The Illusion of Presidential Government

The Illusion of - The Illusion of Presidential Government Presidents wish to convey an image of strength and effectiveness to the public but in

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The Illusion of Presidential Government Presidents wish to convey an image of strength and effectiveness to the public, but in reality, the president’s power is often constrained and limited. In 1981, presidential scholar Hugh Heclo labeled the perception that the president is in charge of the government the “illusion of presidential government.” Portraying strength and confidence can be a successful strategy, but it can also backfire because a president who appears too successful may get blamed later for anything that goes wrong. The President and the Public Theodore Roosevelt changed the public’s perception of the presidency by asserting the centrality of the office in American government. The president is chosen by the whole nation, not just a district or state, and therefore the office of the president is the most important office in the federal government. Roosevelt’s stewardship theory of the presidency claimed that the president has the right to do whatever the nation needs,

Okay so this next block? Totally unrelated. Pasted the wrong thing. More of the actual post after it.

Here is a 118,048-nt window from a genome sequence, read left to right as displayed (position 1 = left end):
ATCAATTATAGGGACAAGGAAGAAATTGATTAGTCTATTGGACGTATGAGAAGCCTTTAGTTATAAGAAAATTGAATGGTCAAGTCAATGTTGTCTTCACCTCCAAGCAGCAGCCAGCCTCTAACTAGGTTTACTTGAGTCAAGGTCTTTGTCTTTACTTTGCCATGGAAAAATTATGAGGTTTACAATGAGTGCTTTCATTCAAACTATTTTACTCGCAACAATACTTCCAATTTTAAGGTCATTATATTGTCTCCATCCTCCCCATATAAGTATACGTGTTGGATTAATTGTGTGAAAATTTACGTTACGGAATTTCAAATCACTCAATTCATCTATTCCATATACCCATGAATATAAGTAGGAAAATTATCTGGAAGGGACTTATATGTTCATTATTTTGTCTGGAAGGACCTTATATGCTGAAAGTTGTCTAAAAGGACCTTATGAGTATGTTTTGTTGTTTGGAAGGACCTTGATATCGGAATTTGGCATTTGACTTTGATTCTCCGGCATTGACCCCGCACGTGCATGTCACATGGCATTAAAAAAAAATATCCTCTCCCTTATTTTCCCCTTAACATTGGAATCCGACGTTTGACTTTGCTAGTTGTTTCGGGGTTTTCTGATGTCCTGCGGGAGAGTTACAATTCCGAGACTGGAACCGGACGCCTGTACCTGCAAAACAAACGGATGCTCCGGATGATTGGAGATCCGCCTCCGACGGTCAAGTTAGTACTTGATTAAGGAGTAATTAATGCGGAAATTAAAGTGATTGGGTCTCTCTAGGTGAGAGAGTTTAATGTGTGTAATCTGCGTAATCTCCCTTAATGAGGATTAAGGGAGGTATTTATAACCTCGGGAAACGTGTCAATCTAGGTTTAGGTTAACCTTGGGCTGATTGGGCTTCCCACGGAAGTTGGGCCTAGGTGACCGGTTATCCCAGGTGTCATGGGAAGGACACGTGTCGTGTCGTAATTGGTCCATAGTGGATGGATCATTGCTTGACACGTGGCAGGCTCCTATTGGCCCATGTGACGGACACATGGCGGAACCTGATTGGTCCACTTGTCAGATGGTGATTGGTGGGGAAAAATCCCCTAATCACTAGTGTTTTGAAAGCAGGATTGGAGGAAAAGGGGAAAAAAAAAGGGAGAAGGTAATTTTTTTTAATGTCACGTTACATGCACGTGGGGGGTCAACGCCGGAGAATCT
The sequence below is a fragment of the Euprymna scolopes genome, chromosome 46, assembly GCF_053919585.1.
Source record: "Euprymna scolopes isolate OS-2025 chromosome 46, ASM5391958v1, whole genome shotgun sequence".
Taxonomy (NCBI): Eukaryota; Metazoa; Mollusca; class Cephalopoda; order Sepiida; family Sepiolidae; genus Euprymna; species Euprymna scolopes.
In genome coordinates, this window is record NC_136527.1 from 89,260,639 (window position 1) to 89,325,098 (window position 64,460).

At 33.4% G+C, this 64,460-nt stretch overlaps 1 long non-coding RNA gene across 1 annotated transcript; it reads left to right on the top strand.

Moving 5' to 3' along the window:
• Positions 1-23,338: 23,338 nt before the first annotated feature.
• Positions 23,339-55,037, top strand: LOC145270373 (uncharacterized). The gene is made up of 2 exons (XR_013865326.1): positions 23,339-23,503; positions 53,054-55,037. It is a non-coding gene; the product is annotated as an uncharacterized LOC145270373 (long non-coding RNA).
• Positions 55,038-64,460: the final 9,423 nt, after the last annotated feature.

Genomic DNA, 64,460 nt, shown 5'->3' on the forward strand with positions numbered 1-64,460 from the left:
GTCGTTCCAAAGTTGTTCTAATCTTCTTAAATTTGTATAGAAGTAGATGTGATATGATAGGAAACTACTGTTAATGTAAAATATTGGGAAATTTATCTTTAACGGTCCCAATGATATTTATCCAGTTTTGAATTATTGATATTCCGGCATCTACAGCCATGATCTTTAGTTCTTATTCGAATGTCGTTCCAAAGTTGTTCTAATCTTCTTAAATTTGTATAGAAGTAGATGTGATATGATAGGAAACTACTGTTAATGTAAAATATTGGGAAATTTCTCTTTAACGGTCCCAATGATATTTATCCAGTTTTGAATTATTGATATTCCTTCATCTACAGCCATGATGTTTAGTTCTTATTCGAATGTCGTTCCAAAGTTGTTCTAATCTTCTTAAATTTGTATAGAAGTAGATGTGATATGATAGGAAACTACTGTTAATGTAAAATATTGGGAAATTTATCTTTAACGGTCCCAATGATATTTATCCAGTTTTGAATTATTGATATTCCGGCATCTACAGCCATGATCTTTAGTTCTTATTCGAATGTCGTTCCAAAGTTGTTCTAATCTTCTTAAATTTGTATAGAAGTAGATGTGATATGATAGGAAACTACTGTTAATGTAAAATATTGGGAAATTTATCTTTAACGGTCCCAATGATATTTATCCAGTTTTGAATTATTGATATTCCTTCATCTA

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This note was uploaded on 01/31/2012 for the course POS POS2112 taught by Professor Leslietaylor during the Winter '09 term at Broward College.

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